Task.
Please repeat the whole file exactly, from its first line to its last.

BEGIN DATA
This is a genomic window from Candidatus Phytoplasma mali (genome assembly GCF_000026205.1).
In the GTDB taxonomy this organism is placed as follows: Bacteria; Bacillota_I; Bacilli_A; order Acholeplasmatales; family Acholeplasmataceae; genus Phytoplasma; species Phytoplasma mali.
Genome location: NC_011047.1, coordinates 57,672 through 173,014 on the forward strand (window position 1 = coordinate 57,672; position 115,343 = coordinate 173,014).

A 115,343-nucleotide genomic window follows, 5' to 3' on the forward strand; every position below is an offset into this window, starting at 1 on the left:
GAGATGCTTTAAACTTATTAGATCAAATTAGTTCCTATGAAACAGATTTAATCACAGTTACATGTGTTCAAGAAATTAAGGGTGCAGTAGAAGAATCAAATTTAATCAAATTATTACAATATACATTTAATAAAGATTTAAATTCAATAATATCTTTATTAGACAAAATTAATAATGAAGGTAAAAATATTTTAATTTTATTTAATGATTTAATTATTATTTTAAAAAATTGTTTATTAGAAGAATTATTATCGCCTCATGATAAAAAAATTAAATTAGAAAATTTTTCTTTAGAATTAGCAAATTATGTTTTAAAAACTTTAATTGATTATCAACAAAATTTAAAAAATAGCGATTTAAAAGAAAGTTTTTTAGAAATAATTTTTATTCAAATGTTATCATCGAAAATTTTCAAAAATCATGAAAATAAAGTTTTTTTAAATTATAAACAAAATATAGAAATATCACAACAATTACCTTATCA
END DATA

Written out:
This is a genomic window from Candidatus Phytoplasma mali (genome assembly GCF_000026205.1).
In the GTDB taxonomy this organism is placed as follows: Bacteria; Bacillota_I; Bacilli_A; order Acholeplasmatales; family Acholeplasmataceae; genus Phytoplasma; species Phytoplasma mali.
Genome location: NC_011047.1, coordinates 57,672 through 173,014 on the forward strand (window position 1 = coordinate 57,672; position 115,343 = coordinate 173,014).

A 115,343-nucleotide genomic window follows, 5' to 3' on the forward strand; every position below is an offset into this window, starting at 1 on the left:
GAGATGCTTTAAACTTATTAGATCAAATTAGTTCCTATGAAACAGATTTAATCACAGTTACATGTGTTCAAGAAATTAAGGGTGCAGTAGAAGAATCAAATTTAATCAAATTATTACAATATACATTTAATAAAGATTTAAATTCAATAATATCTTTATTAGACAAAATTAATAATGAAGGTAAAAATATTTTAATTTTATTTAATGATTTAATTATTATTTTAAAAAATTGTTTATTAGAAGAATTATTATCGCCTCATGATAAAAAAATTAAATTAGAAAATTTTTCTTTAGAATTAGCAAATTATGTTTTAAAAACTTTAATTGATTATCAACAAAATTTAAAAAATAGCGATTTAAAAGAAAGTTTTTTAGAAATAATTTTTATTCAAATGTTATCATCGAAAATTTTCAAAAATCATGAAAATAAAGTTTTTTTAAATTATAAACAAAATATAGAAATATCACAACAATTACCTTATCA